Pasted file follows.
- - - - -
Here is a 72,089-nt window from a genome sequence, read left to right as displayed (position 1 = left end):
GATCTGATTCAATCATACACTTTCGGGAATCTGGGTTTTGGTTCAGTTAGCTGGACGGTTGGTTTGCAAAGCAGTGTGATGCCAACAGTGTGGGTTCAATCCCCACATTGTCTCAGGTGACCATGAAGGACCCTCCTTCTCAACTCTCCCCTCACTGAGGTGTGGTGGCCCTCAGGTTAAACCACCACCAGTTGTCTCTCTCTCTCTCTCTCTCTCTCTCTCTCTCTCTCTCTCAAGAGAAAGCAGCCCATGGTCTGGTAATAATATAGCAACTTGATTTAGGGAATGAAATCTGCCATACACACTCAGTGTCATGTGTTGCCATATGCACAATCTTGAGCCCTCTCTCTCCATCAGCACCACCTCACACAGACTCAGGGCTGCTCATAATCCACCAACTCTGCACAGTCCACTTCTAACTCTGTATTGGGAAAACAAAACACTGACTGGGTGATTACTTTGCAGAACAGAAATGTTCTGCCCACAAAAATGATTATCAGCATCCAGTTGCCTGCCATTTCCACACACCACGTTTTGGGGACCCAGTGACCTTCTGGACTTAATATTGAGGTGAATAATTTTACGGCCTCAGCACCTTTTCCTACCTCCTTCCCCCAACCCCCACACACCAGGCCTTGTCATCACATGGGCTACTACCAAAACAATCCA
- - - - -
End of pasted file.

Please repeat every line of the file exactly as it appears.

Here is a 72,089-nt window from a genome sequence, read left to right as displayed (position 1 = left end):
GATCTGATTCAATCATACACTTTCGGGAATCTGGGTTTTGGTTCAGTTAGCTGGACGGTTGGTTTGCAAAGCAGTGTGATGCCAACAGTGTGGGTTCAATCCCCACATTGTCTCAGGTGACCATGAAGGACCCTCCTTCTCAACTCTCCCCTCACTGAGGTGTGGTGGCCCTCAGGTTAAACCACCACCAGTTGTCTCTCTCTCTCTCTCTCTCTCTCTCTCTCTCTCTCTCTCAAGAGAAAGCAGCCCATGGTCTGGTAATAATATAGCAACTTGATTTAGGGAATGAAATCTGCCATACACACTCAGTGTCATGTGTTGCCATATGCACAATCTTGAGCCCTCTCTCTCCATCAGCACCACCTCACACAGACTCAGGGCTGCTCATAATCCACCAACTCTGCACAGTCCACTTCTAACTCTGTATTGGGAAAACAAAACACTGACTGGGTGATTACTTTGCAGAACAGAAATGTTCTGCCCACAAAAATGATTATCAGCATCCAGTTGCCTGCCATTTCCACACACCACGTTTTGGGGACCCAGTGACCTTCTGGACTTAATATTGAGGTGAATAATTTTACGGCCTCAGCACCTTTTCCTACCTCCTTCCCCCAACCCCCACACACCAGGCCTTGTCATCACATGGGCTACTACCAAAACAATCCA